Depending on the severity of the injury, recovery from an Achilles injury can take up to 12–16 months.

To reduce the chances of obtaining a ruptured Achilles or any other Achilles tendon complications, a few simple steps can be taken when it comes to physical activity. First, stretching the calf muscle to the point of feeling an obvious pull, as well as calf-strengthening exercises can help the muscle and tendon absorb more force resulting in less chance of injury. Second, try to avoid running or participating in physical activity on hard or slippery surfaces. Lastly, try to increase training intensity at a slow-to-medium rate. The most common Achilles tendon injuries occur when someone abruptly intensifies their training at an abnormal rate.[8][9]

Other[edit]

Xanthoma can develop in the Achilles tendon in patients with familial hypercholesterolemia.

The Achilles' tendon is often tested as part of a neurological examination. In this examination, the tendon is hit with a tendon hammer. This tests the S1 and S1 spinal nerves. A healthy response is platarflexion of the foot. [10]

Society and culture[edit]

The name Achilles' heel comes from Greek mythology. Achilles' mother, the goddess Thetis, received a prophecy of her son's death. Hearing this, she dipped him into the River Styx to protect his body from harm. However, she kept hold of his heel, meaning that the water did not touch this part of his body and it was therefore vulnerable. During the Trojan War, Achilles was struck on his unprotected heel by a poisoned arrow shot by Paris, that killed him. In the same war, Achilles is also said to have cut behind Hector's Achilles tendons, having killed him, and threaded leather thongs through the incisions in order to drag him behind a chariot.

History[edit]

The oldest-known written record of the tendon being named for Achilles is in 1693 by the Flemish/Dutch anatomist Philip Verheyen. In his widely used text Corporis Humani Anatomia, Chapter XV, page 328, he described the tendon's location and said that it was commonly called "the cord of Achilles", now also called "tendo achillies" by anatomists. ("quae vulgo dicitur chorda Achillis")[citation needed]

The Achilles tendon is also known as the calcaneal tendon. Because eponyms (names relating to people) have no relationship to the subject matter, most anatomical eponyms also have scientifically descriptive terms. The term calcaneal comes from the Latin calcaneum, meaning heel.

Other animals[edit]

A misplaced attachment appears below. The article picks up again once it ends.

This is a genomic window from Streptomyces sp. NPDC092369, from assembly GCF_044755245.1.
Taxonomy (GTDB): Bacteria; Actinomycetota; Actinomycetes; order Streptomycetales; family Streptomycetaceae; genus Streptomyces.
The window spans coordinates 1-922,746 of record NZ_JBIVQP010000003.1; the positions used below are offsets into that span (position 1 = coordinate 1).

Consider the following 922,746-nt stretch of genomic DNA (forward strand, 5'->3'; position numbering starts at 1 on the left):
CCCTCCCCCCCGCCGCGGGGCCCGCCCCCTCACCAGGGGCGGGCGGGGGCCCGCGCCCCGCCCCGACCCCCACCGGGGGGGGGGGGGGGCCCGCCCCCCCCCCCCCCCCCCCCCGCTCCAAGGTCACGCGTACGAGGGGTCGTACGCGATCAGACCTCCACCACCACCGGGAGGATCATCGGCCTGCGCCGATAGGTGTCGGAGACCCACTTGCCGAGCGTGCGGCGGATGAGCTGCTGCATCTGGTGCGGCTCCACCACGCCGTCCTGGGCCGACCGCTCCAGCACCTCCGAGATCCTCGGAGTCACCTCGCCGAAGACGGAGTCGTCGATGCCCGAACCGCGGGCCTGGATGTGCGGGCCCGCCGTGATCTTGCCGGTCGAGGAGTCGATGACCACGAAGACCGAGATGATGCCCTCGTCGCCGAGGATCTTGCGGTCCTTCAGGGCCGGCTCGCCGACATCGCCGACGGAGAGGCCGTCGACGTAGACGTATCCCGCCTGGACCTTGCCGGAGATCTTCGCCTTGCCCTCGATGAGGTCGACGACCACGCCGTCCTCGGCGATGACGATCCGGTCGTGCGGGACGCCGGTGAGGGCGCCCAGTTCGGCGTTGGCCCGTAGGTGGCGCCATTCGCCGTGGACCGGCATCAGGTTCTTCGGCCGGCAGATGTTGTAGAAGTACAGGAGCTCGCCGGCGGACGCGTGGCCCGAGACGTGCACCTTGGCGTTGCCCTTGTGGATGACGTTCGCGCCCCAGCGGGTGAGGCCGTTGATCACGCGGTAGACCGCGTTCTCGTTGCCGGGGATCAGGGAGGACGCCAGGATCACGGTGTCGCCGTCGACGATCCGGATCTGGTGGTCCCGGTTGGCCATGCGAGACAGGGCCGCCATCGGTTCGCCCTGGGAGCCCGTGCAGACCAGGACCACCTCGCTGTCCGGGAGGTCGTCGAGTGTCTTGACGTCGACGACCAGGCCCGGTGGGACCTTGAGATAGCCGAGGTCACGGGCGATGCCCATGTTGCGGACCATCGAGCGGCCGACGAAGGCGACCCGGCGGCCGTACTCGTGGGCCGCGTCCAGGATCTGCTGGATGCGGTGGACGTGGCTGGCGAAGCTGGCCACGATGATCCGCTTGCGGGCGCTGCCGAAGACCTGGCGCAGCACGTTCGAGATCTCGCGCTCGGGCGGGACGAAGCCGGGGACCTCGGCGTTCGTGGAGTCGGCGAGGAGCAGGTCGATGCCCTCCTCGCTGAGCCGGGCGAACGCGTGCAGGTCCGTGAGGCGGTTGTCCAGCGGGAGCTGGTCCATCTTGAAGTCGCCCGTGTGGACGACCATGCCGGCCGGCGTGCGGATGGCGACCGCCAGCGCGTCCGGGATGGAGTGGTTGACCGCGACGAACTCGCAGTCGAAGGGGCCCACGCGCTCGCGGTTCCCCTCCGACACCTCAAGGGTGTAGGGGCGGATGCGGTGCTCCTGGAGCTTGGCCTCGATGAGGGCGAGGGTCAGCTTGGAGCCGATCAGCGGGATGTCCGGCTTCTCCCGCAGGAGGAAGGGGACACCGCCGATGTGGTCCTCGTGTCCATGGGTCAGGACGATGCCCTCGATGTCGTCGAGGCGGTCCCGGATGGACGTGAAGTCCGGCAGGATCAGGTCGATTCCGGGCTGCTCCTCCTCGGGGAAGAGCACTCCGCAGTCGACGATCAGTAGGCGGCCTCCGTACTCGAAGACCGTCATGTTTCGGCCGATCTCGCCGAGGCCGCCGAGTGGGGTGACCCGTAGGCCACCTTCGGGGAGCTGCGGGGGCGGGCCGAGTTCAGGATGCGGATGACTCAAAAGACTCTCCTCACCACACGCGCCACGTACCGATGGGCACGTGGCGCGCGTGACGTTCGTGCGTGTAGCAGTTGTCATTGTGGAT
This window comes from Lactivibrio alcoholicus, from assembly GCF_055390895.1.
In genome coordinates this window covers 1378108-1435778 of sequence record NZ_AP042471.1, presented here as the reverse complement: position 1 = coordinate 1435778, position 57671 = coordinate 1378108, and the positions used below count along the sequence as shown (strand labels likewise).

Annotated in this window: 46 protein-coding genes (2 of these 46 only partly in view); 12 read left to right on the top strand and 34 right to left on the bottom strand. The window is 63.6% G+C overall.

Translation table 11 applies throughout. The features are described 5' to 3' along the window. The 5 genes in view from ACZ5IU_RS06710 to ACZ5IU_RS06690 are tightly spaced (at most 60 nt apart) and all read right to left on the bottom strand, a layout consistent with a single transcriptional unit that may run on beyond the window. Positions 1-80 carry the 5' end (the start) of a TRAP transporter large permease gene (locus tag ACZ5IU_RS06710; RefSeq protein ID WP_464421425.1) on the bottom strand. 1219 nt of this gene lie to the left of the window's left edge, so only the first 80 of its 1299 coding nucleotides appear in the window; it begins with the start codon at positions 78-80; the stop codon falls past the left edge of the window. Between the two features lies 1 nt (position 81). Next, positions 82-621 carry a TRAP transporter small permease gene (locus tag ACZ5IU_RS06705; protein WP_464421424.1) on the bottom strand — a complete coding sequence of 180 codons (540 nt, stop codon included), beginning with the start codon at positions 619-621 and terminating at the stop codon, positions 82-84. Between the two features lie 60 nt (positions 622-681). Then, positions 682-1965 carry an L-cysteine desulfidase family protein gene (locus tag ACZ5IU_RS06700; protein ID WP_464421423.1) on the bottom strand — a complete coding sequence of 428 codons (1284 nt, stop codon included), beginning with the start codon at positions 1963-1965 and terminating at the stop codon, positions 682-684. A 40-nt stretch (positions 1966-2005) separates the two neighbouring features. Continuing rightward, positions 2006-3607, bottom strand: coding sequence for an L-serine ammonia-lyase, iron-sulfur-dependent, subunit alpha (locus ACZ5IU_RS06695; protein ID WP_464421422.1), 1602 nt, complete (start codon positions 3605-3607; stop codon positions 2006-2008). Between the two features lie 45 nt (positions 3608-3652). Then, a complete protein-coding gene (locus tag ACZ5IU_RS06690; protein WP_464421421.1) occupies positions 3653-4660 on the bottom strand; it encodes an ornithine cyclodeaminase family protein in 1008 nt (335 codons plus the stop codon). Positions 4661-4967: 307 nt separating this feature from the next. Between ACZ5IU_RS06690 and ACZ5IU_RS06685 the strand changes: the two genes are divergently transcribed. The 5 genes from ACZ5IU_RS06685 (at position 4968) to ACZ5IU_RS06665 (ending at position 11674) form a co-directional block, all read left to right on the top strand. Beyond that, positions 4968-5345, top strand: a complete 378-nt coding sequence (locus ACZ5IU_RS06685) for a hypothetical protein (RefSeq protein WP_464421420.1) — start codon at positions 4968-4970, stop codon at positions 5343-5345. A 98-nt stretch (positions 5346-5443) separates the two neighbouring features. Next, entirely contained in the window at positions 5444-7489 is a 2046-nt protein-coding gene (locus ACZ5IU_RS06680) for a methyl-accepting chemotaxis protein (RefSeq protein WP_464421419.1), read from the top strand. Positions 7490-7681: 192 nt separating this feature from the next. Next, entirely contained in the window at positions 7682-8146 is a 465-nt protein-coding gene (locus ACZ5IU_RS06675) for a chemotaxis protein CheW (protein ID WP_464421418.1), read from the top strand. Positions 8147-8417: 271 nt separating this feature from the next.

The Achilles tendon is short or absent in great apes, but long in arboreal gibbons and humans.[11] It provides elastic energy storage in hopping,[12] walking, and running.[11] Computer models suggest this energy storage Achilles tendon increases top running speed by >80% and reduces running costs by more than three-quarters.[11] It has been suggested that the "absence of a well-developed Achilles tendon in the nonhuman African apes would preclude them from effective running, both at high speeds and over extended distances."[11]

See also[edit]

This article uses anatomical terminology; for an overview, see anatomical terminology.

Additional images[edit]

References[edit]

  1. ^ a b Drake, Richard L.; Vogl, Wayne; Tibbitts, Adam W.M. Mitchell; illustrations by Richard; Richardson, Paul (2005). Gray's anatomy for students. Philadelphia: Elsevier/Churchill Livingstone. p. 546. ISBN 978-0-8089-2306-0. 
  2. ^ Giddings, VL; Beaupré, GS; Whalen, RT; Carter, DR (2000). "Calcaneal loading during walking and running". Medicine and science in sports and exercise 32 (3): 627–34. doi:10.1097/00005768-200003000-00012. PMID 10731005. 
  3. ^ Effects of bilateral Achilles tendon vibration on postural orientation and balance during standing, 2007 International Federation of Clinical Neurophysiology. Published by Elsevier Inc.
  4. ^ ScienceDirect – Neuroscience Letters: Effect of Achilles tendon vibration on postural orientation
  5. ^ Koulouris G, Ting AY, Jhamb A, Connell D, Kavanagh ECfsr4egdggd (2007). "Magnetic resonance imaging findings of injuries to the calf muscle complex". Skeletal Radiol 36 (10): 921–7. doi:10.1007/s00256-007-0306-6. PMID 17483942. 
  6. ^ Maffulli, N.; Khan, K. M.; and Puddu, G., 1998, "Overuse Tendon Conditions: Time to Change a Confusing Terminology, Arthroscopy 14(8):840-3.
  7. ^ 'Achilles injuries: How to recover', RunningInjury
  8. ^ Achilles Tendon Rupture Prevention, 1998 Mayo Foundation for Education and Research.
  9. ^ The Influence of Stretching and Warm-up Exercises on Achilles Tendon Reflex Activity, 1995 Journal of Sports Sciences. Doi = 10.1080/02640419508732265
  10. ^ . p. 453. ISBN 9780729541985.  Missing or empty |title= (help)
  11. ^ a b c d Sellers WI, Pataky TC, Caravaggi P, Crompton RH. (2010). Evolutionary Robotic Approaches in Primate Gait Analysis. Int J Primatol 31:321–338 doi:10.1007/s10764-010-9396-4
  12. ^ Lichtwark, GA; Wilson, AM (2005). "In vivo mechanical properties of the human Achilles tendon during one-legged hopping". The Journal of experimental biology 208 (Pt 24): 4715–25. doi:10.1242/jeb.01950. PMID 16326953. 

External links[edit]